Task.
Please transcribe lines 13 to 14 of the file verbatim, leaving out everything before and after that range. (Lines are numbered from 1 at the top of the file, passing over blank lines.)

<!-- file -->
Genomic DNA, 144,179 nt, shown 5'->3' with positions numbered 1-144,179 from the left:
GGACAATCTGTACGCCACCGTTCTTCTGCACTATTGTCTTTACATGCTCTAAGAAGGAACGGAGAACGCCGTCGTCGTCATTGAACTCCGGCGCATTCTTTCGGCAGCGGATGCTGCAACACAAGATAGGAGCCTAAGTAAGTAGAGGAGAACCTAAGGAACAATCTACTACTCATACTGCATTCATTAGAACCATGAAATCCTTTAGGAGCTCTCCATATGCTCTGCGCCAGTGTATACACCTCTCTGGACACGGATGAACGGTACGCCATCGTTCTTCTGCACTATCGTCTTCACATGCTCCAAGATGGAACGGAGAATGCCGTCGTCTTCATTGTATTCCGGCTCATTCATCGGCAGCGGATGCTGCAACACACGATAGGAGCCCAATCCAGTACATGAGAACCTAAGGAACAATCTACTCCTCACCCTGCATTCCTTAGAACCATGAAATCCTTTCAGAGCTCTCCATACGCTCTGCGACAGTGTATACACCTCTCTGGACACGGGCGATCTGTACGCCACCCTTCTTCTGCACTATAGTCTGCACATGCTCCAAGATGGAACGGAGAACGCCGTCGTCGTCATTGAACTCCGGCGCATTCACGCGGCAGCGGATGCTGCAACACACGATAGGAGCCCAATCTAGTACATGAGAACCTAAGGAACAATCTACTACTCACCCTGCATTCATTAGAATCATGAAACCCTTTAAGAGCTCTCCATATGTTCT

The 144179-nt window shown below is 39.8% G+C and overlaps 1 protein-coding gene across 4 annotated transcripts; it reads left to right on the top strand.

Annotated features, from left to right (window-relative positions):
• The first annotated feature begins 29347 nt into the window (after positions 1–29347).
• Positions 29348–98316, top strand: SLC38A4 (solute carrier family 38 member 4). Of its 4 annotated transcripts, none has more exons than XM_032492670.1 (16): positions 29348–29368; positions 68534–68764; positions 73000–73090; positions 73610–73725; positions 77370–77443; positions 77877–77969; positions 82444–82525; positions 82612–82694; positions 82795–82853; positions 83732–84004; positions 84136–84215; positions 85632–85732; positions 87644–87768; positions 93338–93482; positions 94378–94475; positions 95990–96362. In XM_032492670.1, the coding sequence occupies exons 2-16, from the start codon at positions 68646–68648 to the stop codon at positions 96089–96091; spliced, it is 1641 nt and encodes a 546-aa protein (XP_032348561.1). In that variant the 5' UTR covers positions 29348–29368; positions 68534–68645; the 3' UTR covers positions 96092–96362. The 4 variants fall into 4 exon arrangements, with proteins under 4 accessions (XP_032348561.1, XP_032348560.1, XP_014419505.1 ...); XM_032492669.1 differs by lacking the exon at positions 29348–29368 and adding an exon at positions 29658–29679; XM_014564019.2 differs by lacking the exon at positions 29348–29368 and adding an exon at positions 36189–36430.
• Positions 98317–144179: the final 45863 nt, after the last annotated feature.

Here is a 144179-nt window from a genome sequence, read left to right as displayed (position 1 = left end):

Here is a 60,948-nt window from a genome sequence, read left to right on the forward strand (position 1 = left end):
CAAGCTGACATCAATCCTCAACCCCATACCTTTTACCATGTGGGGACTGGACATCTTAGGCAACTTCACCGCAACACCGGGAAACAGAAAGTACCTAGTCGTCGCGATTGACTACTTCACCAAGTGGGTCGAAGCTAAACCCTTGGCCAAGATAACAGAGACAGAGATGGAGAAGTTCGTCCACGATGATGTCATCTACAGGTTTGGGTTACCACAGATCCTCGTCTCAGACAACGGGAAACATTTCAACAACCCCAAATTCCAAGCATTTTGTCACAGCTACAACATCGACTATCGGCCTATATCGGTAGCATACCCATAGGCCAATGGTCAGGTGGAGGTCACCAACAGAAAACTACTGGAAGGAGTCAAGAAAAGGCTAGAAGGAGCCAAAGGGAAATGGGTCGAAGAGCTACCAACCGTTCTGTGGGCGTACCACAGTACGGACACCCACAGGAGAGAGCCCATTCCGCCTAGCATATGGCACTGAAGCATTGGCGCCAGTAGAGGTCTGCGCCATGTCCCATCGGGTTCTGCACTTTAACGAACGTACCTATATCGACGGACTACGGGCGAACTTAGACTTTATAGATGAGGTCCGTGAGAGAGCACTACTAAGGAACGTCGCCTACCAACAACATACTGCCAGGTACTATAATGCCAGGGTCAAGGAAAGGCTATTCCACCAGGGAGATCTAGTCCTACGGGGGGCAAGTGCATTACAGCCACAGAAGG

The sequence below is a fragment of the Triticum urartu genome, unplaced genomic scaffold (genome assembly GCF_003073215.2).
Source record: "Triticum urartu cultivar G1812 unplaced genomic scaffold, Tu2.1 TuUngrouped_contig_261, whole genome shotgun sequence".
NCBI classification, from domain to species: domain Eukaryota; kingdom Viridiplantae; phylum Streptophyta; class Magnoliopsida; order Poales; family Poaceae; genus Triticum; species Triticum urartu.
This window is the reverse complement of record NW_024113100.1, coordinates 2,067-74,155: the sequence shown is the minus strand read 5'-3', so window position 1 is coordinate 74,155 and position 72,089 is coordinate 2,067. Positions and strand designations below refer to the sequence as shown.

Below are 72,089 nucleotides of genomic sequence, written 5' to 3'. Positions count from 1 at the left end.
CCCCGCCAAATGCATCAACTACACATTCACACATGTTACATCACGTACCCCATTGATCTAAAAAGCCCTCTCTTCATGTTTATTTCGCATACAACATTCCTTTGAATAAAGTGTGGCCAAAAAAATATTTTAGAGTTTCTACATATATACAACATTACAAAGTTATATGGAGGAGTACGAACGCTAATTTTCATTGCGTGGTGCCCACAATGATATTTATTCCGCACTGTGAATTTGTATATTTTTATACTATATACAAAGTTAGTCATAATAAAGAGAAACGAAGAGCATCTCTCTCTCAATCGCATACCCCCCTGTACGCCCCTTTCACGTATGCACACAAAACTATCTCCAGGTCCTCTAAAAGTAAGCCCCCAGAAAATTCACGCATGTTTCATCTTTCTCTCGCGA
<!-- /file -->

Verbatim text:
NCBI classification, from domain to species: domain Eukaryota; kingdom Viridiplantae; phylum Streptophyta; class Magnoliopsida; order Poales; family Poaceae; genus Triticum; species Triticum urartu.
This window is the reverse complement of record NW_024113100.1, coordinates 2,067-74,155: the sequence shown is the minus strand read 5'-3', so window position 1 is coordinate 74,155 and position 72,089 is coordinate 2,067. Positions and strand designations below refer to the sequence as shown.